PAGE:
I found another photograph of my double today. It is glossy, in color, and the size of a standard sheet of paper. Le is standing slightly behind the Fadehin with ler hands behind ler back. Our great Fadehin is shaking hands with the top leaders of the Progressive Movement, including Akah Kara and Adviser Tenes. The joy in ler face is palpable.

One day, I would like to meet the Fadehin — hopefully after I have matured enough to offer policy expertise.

I slid the photograph into the inner pocket of my hepteri vest and smuggled it out of the archives. This time, I will keep it close. Akah Kara never returned the previous one. The new archivist likes me and noticed nothing. The security bots have mechanical eyes that favor no one, and they missed the theft, too.

This evening, I removed it from my pocket while Kati cooked and talked about ler gig playing for Kissing the Nine. It’s a one-act play that describes a Shiji satellite home in Menarka. The play sounds unoriginal. The writer really should have focused on the Menashi, not recent transplants. I described Narahji-Shiji fashion for Kati and corrected some of the costuming styles in the annotated script le showed me. Kati made notes over them after le took dinner off of the heat. I wonder how this must sound to lim — specifically that the Shiji living in Menarka have adopted the gyena and most local customs, including humanoid statues of gods as foci within the temples. I don’t know that Kati has worshipped at a Shiji-style shrine with anthropomorphic images. I showed lim images from the Temple of Likhera in Menarka, which I visited shortly before coming to Galasu, where the Shiji sat in silence during one of the musical performances for the goddess.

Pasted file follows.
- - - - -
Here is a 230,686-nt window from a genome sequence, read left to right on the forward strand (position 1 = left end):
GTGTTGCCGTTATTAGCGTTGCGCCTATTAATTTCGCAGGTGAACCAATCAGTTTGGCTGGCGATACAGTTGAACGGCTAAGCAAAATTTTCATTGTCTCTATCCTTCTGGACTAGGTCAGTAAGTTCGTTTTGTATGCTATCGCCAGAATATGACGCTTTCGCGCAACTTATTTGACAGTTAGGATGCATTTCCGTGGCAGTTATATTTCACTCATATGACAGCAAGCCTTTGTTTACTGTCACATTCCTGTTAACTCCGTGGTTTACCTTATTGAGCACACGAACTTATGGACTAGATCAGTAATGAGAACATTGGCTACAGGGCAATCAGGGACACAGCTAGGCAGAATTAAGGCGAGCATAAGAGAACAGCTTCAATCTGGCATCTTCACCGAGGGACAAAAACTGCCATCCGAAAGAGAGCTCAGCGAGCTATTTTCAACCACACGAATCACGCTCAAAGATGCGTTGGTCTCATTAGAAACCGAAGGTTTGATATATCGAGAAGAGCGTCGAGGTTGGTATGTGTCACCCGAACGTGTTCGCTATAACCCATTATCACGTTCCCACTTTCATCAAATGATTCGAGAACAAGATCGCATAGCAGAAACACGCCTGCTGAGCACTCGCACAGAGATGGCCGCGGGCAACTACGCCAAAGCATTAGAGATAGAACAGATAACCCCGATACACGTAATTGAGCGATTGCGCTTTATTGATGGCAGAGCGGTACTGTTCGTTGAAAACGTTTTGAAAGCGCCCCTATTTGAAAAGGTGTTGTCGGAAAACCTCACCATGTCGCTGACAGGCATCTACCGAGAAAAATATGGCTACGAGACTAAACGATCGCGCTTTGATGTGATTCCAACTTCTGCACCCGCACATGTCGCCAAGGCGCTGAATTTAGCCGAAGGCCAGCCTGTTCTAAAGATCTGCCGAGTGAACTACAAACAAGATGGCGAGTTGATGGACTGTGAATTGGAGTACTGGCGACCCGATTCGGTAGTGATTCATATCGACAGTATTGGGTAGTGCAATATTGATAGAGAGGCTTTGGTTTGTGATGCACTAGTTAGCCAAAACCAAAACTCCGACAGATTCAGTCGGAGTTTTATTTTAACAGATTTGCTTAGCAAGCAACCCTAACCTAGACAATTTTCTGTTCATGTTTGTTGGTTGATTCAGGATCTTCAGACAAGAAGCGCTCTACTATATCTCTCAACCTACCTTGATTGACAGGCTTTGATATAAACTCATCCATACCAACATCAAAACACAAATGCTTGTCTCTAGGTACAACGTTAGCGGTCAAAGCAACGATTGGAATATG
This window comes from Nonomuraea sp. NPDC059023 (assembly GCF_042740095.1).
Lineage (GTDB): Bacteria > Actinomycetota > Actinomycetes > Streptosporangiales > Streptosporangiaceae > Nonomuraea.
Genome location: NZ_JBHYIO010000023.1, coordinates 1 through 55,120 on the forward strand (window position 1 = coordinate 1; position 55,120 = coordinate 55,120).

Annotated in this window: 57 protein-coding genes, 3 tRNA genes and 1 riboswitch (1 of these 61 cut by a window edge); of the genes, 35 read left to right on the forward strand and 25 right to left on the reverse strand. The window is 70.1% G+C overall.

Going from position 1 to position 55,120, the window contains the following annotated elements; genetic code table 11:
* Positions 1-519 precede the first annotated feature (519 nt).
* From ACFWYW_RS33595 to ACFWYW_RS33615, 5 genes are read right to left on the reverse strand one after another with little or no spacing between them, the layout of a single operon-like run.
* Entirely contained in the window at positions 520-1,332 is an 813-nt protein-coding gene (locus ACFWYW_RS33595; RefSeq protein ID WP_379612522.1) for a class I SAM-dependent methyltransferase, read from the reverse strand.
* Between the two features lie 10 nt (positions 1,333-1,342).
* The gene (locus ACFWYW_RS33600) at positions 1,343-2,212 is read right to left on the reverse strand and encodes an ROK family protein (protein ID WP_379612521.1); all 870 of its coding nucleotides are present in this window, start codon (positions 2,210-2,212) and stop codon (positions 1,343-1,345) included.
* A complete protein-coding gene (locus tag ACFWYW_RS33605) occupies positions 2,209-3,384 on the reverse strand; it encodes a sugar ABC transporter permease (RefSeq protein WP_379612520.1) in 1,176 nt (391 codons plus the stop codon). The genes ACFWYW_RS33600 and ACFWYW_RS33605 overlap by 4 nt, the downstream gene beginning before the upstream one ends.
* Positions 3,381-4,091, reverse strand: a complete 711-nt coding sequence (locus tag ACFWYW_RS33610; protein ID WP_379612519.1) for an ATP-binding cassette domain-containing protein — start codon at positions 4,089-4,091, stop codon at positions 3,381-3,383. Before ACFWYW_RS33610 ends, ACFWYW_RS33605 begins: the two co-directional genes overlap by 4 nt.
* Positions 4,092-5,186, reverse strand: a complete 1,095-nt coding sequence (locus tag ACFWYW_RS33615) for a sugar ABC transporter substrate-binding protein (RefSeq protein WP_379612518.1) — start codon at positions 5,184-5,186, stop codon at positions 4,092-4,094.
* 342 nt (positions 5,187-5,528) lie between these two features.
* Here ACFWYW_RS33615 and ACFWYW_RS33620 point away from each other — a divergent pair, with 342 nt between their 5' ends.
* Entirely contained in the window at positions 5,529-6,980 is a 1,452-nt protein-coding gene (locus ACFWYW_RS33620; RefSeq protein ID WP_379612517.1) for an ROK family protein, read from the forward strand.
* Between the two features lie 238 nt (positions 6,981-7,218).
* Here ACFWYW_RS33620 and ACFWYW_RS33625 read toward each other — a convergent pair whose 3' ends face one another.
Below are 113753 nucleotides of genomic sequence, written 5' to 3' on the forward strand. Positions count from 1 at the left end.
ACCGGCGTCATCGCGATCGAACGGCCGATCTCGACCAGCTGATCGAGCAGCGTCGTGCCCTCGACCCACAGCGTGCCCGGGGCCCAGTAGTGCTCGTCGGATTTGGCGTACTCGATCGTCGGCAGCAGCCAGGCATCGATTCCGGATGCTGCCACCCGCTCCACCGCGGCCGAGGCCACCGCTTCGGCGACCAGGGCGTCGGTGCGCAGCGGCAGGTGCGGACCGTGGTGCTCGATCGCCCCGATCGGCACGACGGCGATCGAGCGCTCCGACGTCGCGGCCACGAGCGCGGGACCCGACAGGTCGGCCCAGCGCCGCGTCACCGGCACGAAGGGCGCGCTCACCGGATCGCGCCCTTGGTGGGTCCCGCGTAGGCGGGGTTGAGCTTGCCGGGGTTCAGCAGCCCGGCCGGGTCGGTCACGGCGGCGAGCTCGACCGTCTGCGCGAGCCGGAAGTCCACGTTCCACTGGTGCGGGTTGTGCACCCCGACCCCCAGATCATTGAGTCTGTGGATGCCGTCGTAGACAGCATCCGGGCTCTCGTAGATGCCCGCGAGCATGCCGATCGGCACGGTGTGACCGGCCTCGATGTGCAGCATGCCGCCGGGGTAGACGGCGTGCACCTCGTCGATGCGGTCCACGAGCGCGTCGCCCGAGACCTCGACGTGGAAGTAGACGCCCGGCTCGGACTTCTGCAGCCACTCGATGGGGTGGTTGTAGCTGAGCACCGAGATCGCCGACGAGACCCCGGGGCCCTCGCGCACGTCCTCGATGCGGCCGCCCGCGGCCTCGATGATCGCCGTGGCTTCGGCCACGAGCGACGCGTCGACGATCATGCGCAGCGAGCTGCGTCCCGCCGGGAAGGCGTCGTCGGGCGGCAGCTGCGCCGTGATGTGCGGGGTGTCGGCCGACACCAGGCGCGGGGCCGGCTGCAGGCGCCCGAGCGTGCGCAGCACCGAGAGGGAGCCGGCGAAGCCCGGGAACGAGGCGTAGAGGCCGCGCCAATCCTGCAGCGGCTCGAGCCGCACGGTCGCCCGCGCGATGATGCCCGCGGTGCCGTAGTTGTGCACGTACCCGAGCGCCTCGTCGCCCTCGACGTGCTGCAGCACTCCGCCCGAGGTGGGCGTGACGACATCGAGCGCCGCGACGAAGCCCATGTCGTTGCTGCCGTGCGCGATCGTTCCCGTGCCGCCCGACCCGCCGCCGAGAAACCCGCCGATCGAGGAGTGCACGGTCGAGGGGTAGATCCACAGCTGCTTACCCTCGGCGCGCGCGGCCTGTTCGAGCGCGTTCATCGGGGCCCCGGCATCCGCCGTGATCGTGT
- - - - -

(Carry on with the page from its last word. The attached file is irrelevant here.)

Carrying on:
I don’t know how to write to you, Liga. Perhaps you think I am naïve for threatening to stop talking to you. How old are you? Do I seem like a child to you? What I do know is that my personal and professional lives are barely holding together. It is so hard to see Sehutañi day after day while knowing that I will betray lim. It is even harder to see Kitesrati at the breakfast table with my family while they guide me towards lim. Le knows how my fiancée died.

I wonder how much money my family would offer lers if the two of us married. Le seems just as ambitious as me. I have had nightmares about Sehutañi choking me with ler hair while Kitesrati watches on. Akah Kara continues to ask about my health.

Professionally, I want assurances from you. Personally, I need them even more. It’s not enough for Deisurås to hint at things. You need to have the courage to say them yourself.